4. The coating according to claim 2, wherein the total loading of everolimus in the coating is from about 25 μg/cm2 to about 100 μg/cm2.
5. The coating according to claim 3, wherein a dispersed phase polymer has a Tg from about 40° C. to about 50° C. and a crystallinity of less than 30 wt % at 40° C.
6. The coating according to claim 3, wherein the matrix phase polymer is an amorphous polymer.
7. The coating according to claim 3, wherein the matrix phase polymer is selected from the group consisting of poly(ester amide) (PEA) polymers, polycaprolactone polymers, polyhydroxyalkanoates, or combinations thereof.
8. The coating according to claim 7, wherein the PEA polymer comprises poly{[N,N′-sebacoyl-bis-(L-leucine)-1,6-hexylene diester]-co-[N,N′-sebacoyl-L-lysine 4-amino-2,2,6,6-tetramethylpiperidine-N-oxide]}(PEA-TEMPO), and
wherein the polyhydroxyalkanoate is poly(4-hydroxy)butyrate.
9. The coating according to claim 7, wherein the dispersed phase polymer is selected from the group consisting of D,L-PLA, poly(lactide-co-glycolide) (PLGA), and blends thereof.
10. The coating according to claim 3, wherein the bioactive agent is everolimus at a loading of 50 to 100 μg/cm2,
wherein the matrix polymer is PEA-TEMPO,
wherein the dispersed polymer is D,L-polylactide (D,L-PLA) or PLGA, and
wherein the loading of everolimus, PEA-TEMPO, and D,L PLA in the drug reservoir layer is at about 100 to 700 pg/cm2.
11. The coating according to claim 1, wherein the implantable medical device is a stent.
12. The coating according to claim 1, which is capable of complete degradation in a period of less than about 6 months in a physiological environment.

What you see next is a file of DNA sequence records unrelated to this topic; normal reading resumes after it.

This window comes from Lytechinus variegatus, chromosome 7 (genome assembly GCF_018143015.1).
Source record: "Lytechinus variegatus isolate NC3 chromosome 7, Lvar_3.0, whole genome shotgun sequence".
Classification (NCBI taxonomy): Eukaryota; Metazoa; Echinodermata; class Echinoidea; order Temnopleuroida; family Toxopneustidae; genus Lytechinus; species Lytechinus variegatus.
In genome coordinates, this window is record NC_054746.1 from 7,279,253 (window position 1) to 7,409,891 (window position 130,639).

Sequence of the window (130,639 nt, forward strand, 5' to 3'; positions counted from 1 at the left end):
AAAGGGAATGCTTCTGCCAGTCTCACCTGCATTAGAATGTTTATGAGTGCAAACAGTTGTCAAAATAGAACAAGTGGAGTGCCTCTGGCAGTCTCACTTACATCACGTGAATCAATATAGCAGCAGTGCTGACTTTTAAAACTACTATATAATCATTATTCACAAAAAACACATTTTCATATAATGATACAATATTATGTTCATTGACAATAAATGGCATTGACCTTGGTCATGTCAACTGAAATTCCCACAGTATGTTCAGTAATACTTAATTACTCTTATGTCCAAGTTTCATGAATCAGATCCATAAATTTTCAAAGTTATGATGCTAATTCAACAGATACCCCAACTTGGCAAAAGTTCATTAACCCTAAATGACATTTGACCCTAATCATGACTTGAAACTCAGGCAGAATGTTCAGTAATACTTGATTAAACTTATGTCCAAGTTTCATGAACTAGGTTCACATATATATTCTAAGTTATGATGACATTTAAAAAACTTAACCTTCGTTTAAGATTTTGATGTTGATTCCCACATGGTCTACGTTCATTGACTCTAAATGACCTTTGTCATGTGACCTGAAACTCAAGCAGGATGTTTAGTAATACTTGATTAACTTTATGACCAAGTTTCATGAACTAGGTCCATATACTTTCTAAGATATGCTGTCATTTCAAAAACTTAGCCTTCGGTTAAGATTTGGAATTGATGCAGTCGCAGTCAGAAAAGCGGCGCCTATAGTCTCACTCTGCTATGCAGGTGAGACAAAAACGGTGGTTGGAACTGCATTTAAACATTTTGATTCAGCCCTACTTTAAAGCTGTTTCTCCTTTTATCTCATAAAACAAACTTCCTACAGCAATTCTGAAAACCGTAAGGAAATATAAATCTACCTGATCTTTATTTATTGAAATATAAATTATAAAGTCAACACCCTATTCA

13. The coating according to claim 3, wherein about 25 wt % to about 35 wt % of the bioactive agent is released from the coating over about a 1 day period.
14. The coating according to claim 3, wherein about 30 wt % to about 50 wt % of the bioactive agent is released from the coating over about a 2 day period.
15. The coating according to claim 3, wherein about 40 wt % to about 60 wt % of the bioactive agent is released from the coating over about a 3 day period.
16. The coating according to claim 3, wherein the bioactive agent is everolimus.
17. The coating according to claim 1, wherein the layer is a release profile controlling layer disposed over a drug reservoir layer.
18. The coating according to claim 17, wherein the matrix phase polymer is an amorphous polymer.
19. The coating according to claim 17, wherein the layer comprises a dispersed phase polymer having a Tg from about 40° C. to about 50° C. and a crystallinity of less than 30 wt % at 40° C.